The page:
No one wins against geography 

  • It decides our fates, fortunes and misfortunes 

Tucked uncomfortably between two bitter brothers and an avowed enemy, Pakistan continues to exist, even obstinately, in one of the most hostile neighborhoods in the world. Geography couldn’t have been unkind, crueler to this country of more than 200 million inhabitants. Cornered, distrusted and always inches away from being labeled ‘rogue’, the Islamic Republic of Pakistan scampers from crisis to crisis, tragedy to tragedy, debacle to debacle. The keen historians remember the times it escaped complete ruin, the impassioned scribes have witnessed the moments its pyrrhic victories drained its vigor and shine.

The question, however is, what hope a country has in a dog eat dog world when three out of its four neighbours are ill at ease with it and recount- whenever an occasion pops up- all the instances when they were dealt a wrong hand. Our brother to the West, Afghanistan, have a long list of grievances, be it from Pakistan’s role in ruining it in the first place, seeking an ever-elusive strategic depth or returning Afghan refugees at a time when the country is under immense turmoil.

Pakistan, India, Iran and Afghanistan, all four neighbours refuse to behave with neighborly grace and restraint are yet to learn how to shed undue interest in each other’s ‘state of affairs’.

Pakistan, India, Iran and Afghanistan, all four neighbours refuse to behave with neighborly grace and restraint are yet to learn how to shed undue interest in each other’s ‘state of affairs’. The newfound affection between Afghanistan and India with the latter pledging a billion dollar financial assistance to show its ‘abiding support for a unified, sovereign, democratic, peaceful and prosperous Afghanistan’ is being interpreted in Pakistan as birth of an evil nexus between a war ravaged, mercenary country and an old enemy turned regional bully.

India, once famed for not aligning itself in shackles of dependence has recently found bonhomie in the Americans. Iran, on the other hand, is all set to reap benefits from loosening of sanctions. India, the former founding member of Non-Aligned Movement has finally realized that in this bad, bad neighborhood, it is always good to have a hyper-power on its side. Never having been comfortable with and around both China and Pakistan, India has made pals across seven seas that have naval presence in all of them. Considering Pakistan a permanent nuisance and China as a competitor to reckon with, India aims to draw Afghanistan, the so-called graveyard of civilizations, and Iran, flag-bearer of one of the most ancient civilizations, nearer. In the meantime, we want to execute Kulbhushan, which unfortunately for the time being we can’t, and we want to free Kashmir.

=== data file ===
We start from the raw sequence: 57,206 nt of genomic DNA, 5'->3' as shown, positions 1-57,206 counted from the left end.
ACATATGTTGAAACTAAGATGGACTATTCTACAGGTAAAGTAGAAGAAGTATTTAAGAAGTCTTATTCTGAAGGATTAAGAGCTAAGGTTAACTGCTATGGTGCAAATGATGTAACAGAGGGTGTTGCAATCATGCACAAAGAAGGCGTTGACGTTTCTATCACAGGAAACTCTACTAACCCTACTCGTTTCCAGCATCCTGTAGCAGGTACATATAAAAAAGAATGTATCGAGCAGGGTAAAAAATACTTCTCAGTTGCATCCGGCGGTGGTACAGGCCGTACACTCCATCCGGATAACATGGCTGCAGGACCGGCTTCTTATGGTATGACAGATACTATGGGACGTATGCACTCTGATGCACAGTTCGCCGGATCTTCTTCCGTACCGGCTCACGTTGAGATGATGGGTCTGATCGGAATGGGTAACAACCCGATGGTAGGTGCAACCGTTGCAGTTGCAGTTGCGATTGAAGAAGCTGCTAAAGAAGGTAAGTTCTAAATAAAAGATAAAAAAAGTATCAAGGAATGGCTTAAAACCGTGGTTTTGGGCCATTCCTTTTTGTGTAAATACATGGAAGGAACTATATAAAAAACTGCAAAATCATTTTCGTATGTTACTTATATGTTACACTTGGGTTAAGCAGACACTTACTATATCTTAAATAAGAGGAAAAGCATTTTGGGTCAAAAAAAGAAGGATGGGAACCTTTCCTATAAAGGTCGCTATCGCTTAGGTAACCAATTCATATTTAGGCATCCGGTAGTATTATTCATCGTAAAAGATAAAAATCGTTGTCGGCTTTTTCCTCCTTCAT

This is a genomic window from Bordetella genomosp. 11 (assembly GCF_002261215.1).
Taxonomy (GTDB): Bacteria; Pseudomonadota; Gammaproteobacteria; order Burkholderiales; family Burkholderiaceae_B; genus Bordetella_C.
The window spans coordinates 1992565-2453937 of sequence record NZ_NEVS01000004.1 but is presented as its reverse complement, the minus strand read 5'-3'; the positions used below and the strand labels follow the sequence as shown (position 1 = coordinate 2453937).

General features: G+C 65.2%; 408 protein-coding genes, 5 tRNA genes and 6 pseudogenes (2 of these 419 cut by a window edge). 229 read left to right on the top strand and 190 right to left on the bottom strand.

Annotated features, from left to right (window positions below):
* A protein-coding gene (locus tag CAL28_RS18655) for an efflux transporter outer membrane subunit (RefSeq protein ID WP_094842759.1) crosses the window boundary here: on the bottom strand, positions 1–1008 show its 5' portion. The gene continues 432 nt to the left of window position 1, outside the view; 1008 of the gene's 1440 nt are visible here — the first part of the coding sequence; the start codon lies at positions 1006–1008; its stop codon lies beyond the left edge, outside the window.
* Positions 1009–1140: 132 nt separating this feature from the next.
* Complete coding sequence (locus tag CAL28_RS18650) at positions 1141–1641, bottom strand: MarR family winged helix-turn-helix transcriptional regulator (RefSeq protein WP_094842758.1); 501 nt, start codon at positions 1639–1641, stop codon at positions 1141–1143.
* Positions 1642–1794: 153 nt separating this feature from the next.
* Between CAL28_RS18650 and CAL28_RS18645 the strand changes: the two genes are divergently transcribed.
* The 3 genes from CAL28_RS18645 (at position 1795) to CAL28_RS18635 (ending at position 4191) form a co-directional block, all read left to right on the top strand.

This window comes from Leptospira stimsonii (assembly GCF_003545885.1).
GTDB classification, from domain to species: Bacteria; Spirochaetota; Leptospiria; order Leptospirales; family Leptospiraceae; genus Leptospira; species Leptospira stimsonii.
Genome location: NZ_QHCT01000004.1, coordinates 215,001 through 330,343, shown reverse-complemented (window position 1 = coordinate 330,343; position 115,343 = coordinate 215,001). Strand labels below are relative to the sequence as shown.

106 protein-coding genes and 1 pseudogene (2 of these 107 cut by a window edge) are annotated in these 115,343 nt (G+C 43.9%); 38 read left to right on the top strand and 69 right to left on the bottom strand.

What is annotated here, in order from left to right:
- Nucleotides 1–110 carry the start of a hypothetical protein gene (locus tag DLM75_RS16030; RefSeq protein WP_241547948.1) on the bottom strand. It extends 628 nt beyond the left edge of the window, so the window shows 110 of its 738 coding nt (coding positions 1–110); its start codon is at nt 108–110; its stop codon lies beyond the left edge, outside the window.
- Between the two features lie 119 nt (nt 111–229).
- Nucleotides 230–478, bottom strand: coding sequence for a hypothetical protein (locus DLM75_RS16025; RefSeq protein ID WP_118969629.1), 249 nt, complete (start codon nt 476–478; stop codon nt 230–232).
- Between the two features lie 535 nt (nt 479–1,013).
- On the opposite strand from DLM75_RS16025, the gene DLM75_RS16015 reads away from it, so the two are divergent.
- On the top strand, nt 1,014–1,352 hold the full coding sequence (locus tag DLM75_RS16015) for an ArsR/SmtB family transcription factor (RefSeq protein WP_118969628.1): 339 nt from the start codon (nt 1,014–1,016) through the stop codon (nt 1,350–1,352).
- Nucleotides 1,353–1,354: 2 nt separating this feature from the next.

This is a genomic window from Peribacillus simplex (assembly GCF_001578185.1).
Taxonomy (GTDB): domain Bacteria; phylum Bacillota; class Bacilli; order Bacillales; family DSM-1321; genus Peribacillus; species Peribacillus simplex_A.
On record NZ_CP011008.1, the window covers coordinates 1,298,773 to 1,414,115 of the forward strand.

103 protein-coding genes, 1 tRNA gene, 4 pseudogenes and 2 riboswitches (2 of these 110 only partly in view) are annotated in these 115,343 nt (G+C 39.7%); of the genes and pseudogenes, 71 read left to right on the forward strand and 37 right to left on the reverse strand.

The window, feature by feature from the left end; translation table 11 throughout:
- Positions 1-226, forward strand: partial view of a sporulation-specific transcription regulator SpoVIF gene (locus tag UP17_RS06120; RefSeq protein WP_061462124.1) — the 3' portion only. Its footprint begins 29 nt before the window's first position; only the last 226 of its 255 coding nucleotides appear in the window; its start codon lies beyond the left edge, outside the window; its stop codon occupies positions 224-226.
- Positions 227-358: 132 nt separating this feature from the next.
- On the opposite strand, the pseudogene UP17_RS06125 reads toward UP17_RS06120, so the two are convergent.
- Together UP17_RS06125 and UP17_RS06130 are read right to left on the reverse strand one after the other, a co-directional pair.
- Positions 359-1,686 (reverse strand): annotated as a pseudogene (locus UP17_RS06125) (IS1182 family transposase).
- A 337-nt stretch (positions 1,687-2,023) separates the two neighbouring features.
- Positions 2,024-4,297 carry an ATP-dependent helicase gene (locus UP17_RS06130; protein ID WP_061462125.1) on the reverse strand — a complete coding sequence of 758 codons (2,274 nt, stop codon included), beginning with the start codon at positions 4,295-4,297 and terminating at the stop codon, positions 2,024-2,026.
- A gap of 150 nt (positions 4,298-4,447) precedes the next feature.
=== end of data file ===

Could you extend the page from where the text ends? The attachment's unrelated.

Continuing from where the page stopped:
Kashmir is the jugular vein of Pakistan, goes our official stance. Since time immemorial, we have been demanding that the Kashmir issue be resolved as per the dictates of UN Security Council resolutions. The death of Burhan Wani last July brought back the Kashmir issue in the media’s gaze, across Pakistan. The old flame that was on the back burner with sporadic rallies featuring the usual suspects of Kashmir cause, a public holiday on 5th of February, occasional talk shows highlighting the ‘plight of poor Kashmiri brothers’ kept it alive till something new, something big, something Burhan Wani eventually fell in our lap.

Since their inception, both Pakistan and India have tried every trick up their sleeve and every sleazy tactic in their armory ranging from fighting two full-scale wars and many low intensity battles, pulled each other’s leg on international forums, acquiring nuclear capability to level things out and still spend billions of dollars on acquiring weapons. I didn’t want to quote Einstein’s full definition of insanity here, as you can google it yourself. The ICJ staying Kulbhushan has a lot to tell us, and it isn’t telling us all things soothing, all things good.

After surviving the war hysteria, catalyzed by flag-waving, a chest-thumping attitude spearheaded by media outlets of both countries, the recent verdict has taken things to a new level, a level where black coat donning, wig wearing folks pettifog and talk and twist ‘matters of grave importance’ around.

In courts of law and justice, the passion, aggression, bravery, righteousness of cause, selflessness and all things noble and admirable are reduced to smithereens by a clever counsel who can quote the right precedent, at the right time. Need I say more?

Robert Frost, the beloved American poet, in one of his most widely read poems, ‘Mending Wall’ portrays a neighbor who insists on wisdom inherent in raising boundaries and fences as it was handed over to him by his father and repeatedly reminds his interlocutor of the benefits of erecting fences, one of them being a time-tested formula that keeps neighbours dear to each other, ‘Good fences make good neighbours.’ he says. Our dilemma is that we plan to build concrete walls on our borders not  fence them, but when we take our case to higher podiums, we are reminded of another line by Frost that goes like, ‘Two roads diverged in a wood, and I–I took the one less traveled by, and that has made all the difference.

P.S: The road less travelled does not always lead to victory or success. It may also lead to ruin, damnation and isolation.